The piece is based on the book Analytics at Work by Thomas Davenport, Jeanne Harris and Robert Morison, which was published in 2010.

Findings

Accenture research shows conclusively that high‐performing businesses have a much more developed analytical orientation than other organizations. In fact they are five times more likely than their competitors to view analytical capabilities as being core to the business.

Practical implications

Senior executives are playing a crucial role in moving their organizations towards analytical decision making. Experience shows that, if leaders support analytical initiatives, they are much more likely to succeed. This is partly because of the powerful influence they exert over business culture, and partly because they can deploy the people, money and time needed to develop effective analytics capabilities. That said, senior executives are not the only people needed to build an analytical business. Almost any employee can play a vital role as an analytical leader.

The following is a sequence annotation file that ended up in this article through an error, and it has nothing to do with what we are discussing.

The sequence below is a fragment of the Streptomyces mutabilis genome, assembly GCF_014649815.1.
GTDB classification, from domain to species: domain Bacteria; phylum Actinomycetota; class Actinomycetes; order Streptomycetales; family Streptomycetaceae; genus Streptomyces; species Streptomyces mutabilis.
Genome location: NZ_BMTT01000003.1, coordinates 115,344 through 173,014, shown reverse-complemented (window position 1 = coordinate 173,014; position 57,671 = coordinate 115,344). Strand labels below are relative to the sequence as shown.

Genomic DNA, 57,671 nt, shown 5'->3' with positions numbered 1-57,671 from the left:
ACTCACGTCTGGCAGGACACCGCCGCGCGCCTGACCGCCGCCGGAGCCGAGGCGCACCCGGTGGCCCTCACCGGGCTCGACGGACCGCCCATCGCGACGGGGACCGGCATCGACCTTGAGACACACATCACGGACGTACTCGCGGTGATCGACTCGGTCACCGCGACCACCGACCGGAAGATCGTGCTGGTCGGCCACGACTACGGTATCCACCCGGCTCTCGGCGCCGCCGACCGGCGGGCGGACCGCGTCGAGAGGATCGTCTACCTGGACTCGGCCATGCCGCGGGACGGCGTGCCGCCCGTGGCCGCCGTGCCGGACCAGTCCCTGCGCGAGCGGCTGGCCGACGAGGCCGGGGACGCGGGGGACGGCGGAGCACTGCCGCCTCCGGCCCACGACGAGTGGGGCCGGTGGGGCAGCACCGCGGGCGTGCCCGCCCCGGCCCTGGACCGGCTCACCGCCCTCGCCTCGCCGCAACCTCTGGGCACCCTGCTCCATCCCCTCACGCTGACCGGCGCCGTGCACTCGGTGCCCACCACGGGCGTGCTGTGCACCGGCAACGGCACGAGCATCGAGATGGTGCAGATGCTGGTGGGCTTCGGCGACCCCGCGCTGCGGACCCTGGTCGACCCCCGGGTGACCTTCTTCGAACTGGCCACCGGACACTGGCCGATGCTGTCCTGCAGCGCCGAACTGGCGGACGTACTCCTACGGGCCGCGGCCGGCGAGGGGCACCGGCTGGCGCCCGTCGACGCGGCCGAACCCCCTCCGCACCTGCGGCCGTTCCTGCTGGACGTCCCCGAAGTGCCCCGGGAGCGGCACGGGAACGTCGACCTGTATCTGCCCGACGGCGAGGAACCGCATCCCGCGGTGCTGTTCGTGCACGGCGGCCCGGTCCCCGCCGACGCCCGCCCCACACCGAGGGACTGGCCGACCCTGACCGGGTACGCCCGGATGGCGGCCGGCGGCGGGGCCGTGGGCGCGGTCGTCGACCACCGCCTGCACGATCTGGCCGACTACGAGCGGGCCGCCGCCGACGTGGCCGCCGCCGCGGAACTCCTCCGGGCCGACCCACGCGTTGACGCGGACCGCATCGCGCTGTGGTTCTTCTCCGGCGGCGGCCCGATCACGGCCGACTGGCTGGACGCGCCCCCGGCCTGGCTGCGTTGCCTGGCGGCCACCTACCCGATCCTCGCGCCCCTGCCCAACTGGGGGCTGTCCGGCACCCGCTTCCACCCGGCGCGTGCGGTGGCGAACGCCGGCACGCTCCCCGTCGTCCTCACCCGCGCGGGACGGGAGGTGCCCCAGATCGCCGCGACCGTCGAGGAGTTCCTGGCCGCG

Originality/value

Accenture uses case studies based on in‐depth interviews and thought leadership to demonstrate how individuals at different organizational levels have succeeded in driving their business towards analytical decision making – with impressive results.

Details

Strategic HR Review, vol. 9 no. 4
Type: Research Article
ISSN: 1475-4398

Keywords

Article
Publication date: 1 October 2009

K. Barac

Changes in business environments have challenged the competencies (technical knowledge, skills and attitudes) of professional accountants. Accounting professions have…

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Abstract